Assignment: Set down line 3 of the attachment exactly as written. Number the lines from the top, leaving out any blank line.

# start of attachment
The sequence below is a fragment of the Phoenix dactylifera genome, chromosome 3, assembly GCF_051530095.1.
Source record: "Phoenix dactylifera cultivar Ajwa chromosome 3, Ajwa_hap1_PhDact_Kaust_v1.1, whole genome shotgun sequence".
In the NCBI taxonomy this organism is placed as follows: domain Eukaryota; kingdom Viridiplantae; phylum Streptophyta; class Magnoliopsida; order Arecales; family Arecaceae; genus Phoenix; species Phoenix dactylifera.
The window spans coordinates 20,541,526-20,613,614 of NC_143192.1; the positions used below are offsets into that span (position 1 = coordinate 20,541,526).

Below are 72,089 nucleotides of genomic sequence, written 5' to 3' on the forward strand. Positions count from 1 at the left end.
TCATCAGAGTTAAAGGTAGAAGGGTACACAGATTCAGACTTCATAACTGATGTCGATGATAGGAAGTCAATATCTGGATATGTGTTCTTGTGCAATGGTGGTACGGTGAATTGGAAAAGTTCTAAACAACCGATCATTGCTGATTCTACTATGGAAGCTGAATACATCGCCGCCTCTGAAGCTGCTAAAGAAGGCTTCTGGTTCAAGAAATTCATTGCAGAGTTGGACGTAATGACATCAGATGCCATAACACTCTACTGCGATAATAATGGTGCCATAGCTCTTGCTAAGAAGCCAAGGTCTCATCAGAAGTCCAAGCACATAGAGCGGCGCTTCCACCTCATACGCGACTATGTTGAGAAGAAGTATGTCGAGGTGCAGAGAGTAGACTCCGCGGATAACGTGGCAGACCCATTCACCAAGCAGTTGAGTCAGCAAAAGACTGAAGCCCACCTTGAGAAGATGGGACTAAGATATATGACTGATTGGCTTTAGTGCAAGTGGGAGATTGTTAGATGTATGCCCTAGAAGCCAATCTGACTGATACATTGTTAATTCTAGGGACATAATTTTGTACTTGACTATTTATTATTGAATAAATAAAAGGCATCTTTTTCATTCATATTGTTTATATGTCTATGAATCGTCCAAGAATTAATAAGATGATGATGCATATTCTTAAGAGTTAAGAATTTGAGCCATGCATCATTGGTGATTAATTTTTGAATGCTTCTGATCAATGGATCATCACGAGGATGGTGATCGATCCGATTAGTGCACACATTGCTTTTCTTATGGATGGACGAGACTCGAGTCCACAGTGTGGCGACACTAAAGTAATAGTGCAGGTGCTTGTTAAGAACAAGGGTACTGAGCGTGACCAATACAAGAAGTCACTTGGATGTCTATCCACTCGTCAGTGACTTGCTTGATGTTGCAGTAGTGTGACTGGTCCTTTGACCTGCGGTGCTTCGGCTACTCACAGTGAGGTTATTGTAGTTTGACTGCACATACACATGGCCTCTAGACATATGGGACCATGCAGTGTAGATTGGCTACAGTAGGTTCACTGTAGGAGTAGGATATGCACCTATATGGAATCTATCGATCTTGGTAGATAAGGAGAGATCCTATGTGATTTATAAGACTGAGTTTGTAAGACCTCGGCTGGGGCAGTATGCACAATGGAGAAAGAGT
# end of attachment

In the NCBI taxonomy this organism is placed as follows: domain Eukaryota; kingdom Viridiplantae; phylum Streptophyta; class Magnoliopsida; order Arecales; family Arecaceae; genus Phoenix; species Phoenix dactylifera.